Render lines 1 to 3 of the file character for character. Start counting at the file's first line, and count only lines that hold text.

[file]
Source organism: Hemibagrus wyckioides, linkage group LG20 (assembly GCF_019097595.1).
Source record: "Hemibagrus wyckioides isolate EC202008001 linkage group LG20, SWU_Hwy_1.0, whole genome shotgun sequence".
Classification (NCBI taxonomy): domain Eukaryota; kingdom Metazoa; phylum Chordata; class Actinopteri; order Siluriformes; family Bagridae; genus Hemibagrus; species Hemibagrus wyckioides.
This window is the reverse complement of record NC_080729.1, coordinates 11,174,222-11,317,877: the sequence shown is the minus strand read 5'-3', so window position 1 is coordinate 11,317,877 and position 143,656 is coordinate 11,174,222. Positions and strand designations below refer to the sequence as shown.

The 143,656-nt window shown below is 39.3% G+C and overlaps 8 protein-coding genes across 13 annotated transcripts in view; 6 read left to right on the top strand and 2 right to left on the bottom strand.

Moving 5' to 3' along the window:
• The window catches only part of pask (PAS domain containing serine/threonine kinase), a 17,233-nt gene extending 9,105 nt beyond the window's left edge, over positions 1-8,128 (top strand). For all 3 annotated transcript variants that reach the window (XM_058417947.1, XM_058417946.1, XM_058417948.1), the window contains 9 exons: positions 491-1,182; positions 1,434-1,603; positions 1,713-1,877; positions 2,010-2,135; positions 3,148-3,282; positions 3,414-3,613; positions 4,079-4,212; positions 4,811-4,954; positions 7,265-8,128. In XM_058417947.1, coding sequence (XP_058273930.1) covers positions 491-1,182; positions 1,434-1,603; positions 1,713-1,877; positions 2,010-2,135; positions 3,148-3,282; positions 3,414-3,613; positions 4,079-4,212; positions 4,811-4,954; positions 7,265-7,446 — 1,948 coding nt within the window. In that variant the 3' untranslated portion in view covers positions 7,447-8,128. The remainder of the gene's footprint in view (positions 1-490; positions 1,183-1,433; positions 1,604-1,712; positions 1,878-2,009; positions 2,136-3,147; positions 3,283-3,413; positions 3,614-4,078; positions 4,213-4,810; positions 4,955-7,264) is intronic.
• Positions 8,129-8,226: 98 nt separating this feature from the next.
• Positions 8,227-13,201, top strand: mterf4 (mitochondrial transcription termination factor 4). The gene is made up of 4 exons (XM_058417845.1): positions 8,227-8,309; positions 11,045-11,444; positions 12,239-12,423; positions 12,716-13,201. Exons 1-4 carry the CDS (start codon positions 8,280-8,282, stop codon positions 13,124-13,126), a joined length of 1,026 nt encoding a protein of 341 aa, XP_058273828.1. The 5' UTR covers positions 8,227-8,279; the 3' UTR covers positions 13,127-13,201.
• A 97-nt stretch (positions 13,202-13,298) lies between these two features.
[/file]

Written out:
Source organism: Hemibagrus wyckioides, linkage group LG20 (assembly GCF_019097595.1).
Source record: "Hemibagrus wyckioides isolate EC202008001 linkage group LG20, SWU_Hwy_1.0, whole genome shotgun sequence".
Classification (NCBI taxonomy): domain Eukaryota; kingdom Metazoa; phylum Chordata; class Actinopteri; order Siluriformes; family Bagridae; genus Hemibagrus; species Hemibagrus wyckioides.